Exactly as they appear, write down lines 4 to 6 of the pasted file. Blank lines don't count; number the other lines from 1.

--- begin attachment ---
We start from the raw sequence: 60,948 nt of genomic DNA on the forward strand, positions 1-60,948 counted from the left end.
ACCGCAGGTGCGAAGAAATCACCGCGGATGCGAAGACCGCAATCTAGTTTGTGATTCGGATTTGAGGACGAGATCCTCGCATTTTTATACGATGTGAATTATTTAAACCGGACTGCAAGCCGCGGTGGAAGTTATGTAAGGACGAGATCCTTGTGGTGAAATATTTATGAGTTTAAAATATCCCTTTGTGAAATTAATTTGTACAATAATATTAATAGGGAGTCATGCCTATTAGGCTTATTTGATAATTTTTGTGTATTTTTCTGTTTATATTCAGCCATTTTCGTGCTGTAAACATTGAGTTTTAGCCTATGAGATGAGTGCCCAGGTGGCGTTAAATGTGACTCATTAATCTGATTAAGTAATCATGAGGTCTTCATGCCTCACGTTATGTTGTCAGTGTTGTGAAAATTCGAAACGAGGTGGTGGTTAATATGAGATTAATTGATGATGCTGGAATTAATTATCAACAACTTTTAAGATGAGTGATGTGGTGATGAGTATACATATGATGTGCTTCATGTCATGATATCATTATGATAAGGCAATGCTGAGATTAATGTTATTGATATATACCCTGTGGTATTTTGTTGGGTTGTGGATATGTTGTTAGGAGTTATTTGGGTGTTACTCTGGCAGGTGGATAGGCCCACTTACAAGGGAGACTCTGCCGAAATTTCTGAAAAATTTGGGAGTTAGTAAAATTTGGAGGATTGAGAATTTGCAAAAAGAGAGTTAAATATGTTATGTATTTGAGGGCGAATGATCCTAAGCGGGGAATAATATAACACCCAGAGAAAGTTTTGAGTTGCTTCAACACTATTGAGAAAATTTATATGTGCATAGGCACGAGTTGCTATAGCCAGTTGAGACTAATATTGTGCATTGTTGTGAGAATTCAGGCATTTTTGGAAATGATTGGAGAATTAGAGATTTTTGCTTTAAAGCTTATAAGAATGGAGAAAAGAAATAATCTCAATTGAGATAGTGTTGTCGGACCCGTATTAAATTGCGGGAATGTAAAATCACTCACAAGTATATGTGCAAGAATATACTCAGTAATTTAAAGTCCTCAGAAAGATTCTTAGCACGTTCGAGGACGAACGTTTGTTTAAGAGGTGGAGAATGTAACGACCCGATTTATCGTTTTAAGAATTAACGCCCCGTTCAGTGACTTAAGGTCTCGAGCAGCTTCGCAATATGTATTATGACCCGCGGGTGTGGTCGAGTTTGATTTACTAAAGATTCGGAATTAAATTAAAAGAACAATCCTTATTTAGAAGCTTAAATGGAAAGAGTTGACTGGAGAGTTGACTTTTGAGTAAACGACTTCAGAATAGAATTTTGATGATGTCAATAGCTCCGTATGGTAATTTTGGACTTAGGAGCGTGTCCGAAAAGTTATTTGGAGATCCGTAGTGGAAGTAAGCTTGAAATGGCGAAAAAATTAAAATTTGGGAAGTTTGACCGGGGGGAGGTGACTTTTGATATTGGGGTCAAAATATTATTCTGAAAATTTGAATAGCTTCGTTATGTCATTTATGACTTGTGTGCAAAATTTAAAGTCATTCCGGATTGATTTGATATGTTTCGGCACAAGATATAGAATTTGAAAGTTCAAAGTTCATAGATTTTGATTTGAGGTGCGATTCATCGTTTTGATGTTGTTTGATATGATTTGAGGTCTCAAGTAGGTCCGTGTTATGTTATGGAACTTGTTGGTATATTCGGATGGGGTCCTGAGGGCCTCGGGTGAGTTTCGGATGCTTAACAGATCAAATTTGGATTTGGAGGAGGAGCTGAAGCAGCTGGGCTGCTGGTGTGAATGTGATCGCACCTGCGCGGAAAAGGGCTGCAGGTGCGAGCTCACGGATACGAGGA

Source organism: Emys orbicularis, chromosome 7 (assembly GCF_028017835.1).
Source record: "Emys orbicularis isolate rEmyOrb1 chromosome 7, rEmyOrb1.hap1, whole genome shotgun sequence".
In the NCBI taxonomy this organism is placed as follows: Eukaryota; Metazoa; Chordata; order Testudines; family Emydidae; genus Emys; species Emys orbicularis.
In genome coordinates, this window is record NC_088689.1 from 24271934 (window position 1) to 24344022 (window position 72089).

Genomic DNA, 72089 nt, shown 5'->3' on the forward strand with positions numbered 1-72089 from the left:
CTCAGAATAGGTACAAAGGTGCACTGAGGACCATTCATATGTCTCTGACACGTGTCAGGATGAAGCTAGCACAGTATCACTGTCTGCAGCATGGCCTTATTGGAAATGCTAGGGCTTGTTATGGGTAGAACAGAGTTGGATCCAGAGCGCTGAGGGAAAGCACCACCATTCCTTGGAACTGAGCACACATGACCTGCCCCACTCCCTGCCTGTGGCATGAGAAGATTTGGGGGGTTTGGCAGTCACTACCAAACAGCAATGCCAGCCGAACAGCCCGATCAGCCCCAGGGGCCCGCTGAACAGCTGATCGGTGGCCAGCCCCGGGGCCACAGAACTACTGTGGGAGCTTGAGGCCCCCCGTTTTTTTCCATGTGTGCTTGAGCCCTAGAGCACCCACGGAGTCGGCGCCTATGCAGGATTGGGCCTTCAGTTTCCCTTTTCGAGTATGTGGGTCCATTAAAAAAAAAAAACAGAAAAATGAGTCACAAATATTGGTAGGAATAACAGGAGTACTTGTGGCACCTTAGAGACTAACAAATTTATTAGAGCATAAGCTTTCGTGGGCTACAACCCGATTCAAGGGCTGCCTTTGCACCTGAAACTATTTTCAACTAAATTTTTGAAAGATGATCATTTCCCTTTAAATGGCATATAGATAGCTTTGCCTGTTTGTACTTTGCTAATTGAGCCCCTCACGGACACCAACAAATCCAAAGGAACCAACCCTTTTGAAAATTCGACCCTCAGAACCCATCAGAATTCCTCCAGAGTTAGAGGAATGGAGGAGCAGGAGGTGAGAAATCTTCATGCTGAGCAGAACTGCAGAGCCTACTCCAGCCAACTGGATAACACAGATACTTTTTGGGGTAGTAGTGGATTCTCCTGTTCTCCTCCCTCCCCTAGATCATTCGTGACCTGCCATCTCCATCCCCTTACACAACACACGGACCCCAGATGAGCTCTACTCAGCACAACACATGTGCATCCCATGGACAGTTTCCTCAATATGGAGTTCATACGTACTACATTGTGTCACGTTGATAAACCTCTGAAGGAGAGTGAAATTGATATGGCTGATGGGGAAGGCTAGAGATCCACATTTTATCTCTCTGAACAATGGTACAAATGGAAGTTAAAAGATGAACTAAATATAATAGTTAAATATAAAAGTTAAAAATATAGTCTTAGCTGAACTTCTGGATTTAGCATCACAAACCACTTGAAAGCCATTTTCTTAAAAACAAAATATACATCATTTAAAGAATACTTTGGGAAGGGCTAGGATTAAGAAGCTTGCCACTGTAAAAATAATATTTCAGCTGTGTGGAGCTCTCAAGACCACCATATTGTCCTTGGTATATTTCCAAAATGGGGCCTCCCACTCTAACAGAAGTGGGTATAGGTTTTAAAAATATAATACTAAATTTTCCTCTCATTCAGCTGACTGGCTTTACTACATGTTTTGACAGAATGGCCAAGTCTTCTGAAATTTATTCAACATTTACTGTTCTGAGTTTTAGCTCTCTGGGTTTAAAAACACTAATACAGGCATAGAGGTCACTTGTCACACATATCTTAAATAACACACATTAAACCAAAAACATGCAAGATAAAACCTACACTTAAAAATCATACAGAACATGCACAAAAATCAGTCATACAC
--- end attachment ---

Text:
Source record: "Emys orbicularis isolate rEmyOrb1 chromosome 7, rEmyOrb1.hap1, whole genome shotgun sequence".
In the NCBI taxonomy this organism is placed as follows: Eukaryota; Metazoa; Chordata; order Testudines; family Emydidae; genus Emys; species Emys orbicularis.
In genome coordinates, this window is record NC_088689.1 from 24271934 (window position 1) to 24344022 (window position 72089).